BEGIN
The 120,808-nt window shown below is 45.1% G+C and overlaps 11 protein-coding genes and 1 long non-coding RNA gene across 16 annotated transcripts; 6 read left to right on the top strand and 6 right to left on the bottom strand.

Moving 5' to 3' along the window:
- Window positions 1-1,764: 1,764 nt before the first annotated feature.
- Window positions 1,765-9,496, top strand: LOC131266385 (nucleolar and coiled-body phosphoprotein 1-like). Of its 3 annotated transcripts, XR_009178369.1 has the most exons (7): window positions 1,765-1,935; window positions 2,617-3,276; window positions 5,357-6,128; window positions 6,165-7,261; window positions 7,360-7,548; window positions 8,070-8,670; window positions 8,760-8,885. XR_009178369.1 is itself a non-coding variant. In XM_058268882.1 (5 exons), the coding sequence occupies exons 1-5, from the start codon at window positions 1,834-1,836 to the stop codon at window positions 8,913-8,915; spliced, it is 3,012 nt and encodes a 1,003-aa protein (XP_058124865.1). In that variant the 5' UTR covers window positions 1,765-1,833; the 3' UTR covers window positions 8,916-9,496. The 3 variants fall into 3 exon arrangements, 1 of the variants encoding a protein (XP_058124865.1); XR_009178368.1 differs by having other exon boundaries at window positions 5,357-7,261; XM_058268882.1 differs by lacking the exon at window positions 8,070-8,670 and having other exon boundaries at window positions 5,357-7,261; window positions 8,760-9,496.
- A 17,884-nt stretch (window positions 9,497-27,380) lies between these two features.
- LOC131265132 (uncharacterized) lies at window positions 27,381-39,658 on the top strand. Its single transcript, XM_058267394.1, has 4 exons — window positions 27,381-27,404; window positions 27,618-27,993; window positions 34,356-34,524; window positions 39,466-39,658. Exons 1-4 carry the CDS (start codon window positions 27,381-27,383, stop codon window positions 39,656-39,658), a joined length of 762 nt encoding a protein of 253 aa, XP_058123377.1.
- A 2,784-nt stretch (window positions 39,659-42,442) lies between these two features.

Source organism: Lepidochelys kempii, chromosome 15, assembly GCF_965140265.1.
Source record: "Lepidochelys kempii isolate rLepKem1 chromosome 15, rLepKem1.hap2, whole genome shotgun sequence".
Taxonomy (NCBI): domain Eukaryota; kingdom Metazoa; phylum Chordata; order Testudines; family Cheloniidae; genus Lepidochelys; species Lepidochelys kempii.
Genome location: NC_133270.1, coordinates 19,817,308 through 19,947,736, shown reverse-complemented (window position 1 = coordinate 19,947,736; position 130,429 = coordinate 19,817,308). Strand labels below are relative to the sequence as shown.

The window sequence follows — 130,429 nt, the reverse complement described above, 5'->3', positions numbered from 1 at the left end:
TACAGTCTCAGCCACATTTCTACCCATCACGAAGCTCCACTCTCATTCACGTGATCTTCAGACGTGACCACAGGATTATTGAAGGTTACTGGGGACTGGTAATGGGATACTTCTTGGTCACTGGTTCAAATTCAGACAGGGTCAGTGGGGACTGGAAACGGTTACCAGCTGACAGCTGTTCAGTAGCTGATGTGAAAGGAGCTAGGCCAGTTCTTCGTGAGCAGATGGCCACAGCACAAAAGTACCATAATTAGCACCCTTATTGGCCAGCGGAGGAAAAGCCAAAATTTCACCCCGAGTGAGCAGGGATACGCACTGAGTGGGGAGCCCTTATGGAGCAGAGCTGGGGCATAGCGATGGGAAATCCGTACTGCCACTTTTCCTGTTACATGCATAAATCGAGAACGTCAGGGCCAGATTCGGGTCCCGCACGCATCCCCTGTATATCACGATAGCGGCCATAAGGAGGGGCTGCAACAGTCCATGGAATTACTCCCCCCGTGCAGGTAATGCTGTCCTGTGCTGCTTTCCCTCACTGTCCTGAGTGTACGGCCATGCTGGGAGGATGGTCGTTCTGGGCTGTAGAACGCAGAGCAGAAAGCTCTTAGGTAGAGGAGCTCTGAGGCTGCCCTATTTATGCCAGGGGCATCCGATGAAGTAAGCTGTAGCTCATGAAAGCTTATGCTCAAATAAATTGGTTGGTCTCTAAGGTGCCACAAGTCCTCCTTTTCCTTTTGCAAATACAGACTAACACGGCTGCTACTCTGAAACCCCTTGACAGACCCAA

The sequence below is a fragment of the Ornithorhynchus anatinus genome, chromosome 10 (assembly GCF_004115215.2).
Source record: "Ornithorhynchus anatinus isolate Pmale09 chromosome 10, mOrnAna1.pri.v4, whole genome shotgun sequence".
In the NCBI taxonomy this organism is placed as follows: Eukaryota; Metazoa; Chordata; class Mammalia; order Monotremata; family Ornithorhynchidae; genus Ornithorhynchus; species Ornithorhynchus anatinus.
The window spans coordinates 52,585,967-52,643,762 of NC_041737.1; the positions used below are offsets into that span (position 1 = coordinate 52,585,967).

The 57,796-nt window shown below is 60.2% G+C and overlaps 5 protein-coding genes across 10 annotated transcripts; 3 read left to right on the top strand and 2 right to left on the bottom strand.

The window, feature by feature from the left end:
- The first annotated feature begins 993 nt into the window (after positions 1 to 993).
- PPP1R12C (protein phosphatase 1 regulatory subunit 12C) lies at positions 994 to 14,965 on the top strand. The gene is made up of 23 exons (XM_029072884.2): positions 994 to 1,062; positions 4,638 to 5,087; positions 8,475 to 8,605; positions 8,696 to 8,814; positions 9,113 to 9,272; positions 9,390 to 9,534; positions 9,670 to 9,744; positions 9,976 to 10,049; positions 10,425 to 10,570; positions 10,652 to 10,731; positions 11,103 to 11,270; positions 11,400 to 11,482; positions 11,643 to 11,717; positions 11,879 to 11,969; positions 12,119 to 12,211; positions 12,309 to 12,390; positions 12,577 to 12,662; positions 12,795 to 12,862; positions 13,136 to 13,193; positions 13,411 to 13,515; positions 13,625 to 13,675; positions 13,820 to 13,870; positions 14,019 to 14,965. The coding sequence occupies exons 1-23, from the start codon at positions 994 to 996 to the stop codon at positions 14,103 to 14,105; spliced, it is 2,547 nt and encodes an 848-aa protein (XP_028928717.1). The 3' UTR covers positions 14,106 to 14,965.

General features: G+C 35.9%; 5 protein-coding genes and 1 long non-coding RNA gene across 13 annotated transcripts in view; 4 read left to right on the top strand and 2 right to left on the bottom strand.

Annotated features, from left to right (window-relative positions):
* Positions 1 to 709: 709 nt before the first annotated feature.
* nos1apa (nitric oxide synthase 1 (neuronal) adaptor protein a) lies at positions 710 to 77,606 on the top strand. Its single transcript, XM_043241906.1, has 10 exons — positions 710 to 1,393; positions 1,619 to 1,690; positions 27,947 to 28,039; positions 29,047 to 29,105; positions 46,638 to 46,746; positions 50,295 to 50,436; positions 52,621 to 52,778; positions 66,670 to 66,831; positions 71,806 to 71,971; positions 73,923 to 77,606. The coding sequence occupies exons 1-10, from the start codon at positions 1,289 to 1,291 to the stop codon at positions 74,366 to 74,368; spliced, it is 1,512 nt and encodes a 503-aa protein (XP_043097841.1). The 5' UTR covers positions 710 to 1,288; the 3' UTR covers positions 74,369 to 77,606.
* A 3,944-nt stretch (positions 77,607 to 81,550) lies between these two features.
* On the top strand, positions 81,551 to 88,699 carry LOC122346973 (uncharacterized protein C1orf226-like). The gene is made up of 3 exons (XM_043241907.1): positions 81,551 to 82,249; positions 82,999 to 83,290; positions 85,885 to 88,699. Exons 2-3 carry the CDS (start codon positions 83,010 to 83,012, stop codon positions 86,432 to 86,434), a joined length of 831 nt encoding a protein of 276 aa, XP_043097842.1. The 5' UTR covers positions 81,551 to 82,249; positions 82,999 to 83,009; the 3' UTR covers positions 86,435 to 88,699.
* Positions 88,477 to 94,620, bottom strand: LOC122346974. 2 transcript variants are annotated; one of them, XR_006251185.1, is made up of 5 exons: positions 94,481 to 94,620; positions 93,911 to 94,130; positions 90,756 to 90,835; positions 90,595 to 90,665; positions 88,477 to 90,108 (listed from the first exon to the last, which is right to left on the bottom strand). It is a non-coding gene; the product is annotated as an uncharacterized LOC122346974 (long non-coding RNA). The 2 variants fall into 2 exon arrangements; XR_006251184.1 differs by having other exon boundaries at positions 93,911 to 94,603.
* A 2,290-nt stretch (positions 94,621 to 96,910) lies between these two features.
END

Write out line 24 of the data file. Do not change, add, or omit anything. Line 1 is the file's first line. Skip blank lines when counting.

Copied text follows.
* Positions 1 to 709: 709 nt before the first annotated feature.